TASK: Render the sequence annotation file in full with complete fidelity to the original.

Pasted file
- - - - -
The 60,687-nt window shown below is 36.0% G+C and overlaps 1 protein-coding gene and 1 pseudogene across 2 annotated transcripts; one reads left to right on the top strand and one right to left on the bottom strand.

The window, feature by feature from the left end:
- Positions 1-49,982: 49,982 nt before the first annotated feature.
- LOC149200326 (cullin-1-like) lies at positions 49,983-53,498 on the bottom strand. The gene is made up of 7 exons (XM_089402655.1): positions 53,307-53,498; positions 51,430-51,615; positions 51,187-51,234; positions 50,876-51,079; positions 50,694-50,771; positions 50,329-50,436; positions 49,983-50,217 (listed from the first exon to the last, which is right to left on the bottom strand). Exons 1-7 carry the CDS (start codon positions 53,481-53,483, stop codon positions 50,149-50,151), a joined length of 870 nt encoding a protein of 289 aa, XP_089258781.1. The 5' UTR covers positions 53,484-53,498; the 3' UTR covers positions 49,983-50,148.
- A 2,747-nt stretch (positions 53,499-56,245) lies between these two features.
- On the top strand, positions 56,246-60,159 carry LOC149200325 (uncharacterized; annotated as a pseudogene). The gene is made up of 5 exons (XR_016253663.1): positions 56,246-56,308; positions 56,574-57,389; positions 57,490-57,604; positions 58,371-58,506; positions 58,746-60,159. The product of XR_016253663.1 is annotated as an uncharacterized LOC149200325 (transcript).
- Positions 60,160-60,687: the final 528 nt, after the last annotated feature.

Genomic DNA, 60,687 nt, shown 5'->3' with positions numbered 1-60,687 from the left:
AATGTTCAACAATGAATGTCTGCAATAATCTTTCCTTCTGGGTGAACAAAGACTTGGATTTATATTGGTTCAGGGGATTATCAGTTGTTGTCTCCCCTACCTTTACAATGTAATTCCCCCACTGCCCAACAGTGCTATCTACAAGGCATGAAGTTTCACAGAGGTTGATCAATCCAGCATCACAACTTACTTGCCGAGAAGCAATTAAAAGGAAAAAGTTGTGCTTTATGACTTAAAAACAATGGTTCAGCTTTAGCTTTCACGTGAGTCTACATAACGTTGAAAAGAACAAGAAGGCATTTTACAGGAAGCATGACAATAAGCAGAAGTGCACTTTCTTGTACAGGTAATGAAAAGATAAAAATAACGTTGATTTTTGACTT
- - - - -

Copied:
The 60,687-nt window shown below is 36.0% G+C and overlaps 1 protein-coding gene and 1 pseudogene across 2 annotated transcripts; one reads left to right on the top strand and one right to left on the bottom strand.

The window, feature by feature from the left end:
- Positions 1-49,982: 49,982 nt before the first annotated feature.
- LOC149200326 (cullin-1-like) lies at positions 49,983-53,498 on the bottom strand. The gene is made up of 7 exons (XM_089402655.1): positions 53,307-53,498; positions 51,430-51,615; positions 51,187-51,234; positions 50,876-51,079; positions 50,694-50,771; positions 50,329-50,436; positions 49,983-50,217 (listed from the first exon to the last, which is right to left on the bottom strand). Exons 1-7 carry the CDS (start codon positions 53,481-53,483, stop codon positions 50,149-50,151), a joined length of 870 nt encoding a protein of 289 aa, XP_089258781.1. The 5' UTR covers positions 53,484-53,498; the 3' UTR covers positions 49,983-50,148.
- A 2,747-nt stretch (positions 53,499-56,245) lies between these two features.
- On the top strand, positions 56,246-60,159 carry LOC149200325 (uncharacterized; annotated as a pseudogene). The gene is made up of 5 exons (XR_016253663.1): positions 56,246-56,308; positions 56,574-57,389; positions 57,490-57,604; positions 58,371-58,506; positions 58,746-60,159. The product of XR_016253663.1 is annotated as an uncharacterized LOC149200325 (transcript).
- Positions 60,160-60,687: the final 528 nt, after the last annotated feature.

Genomic DNA, 60,687 nt, shown 5'->3' with positions numbered 1-60,687 from the left:
AATGTTCAACAATGAATGTCTGCAATAATCTTTCCTTCTGGGTGAACAAAGACTTGGATTTATATTGGTTCAGGGGATTATCAGTTGTTGTCTCCCCTACCTTTACAATGTAATTCCCCCACTGCCCAACAGTGCTATCTACAAGGCATGAAGTTTCACAGAGGTTGATCAATCCAGCATCACAACTTACTTGCCGAGAAGCAATTAAAAGGAAAAAGTTGTGCTTTATGACTTAAAAACAATGGTTCAGCTTTAGCTTTCACGTGAGTCTACATAACGTTGAAAAGAACAAGAAGGCATTTTACAGGAAGCATGACAATAAGCAGAAGTGCACTTTCTTGTACAGGTAATGAAAAGATAAAAATAACGTTGATTTTTGACTT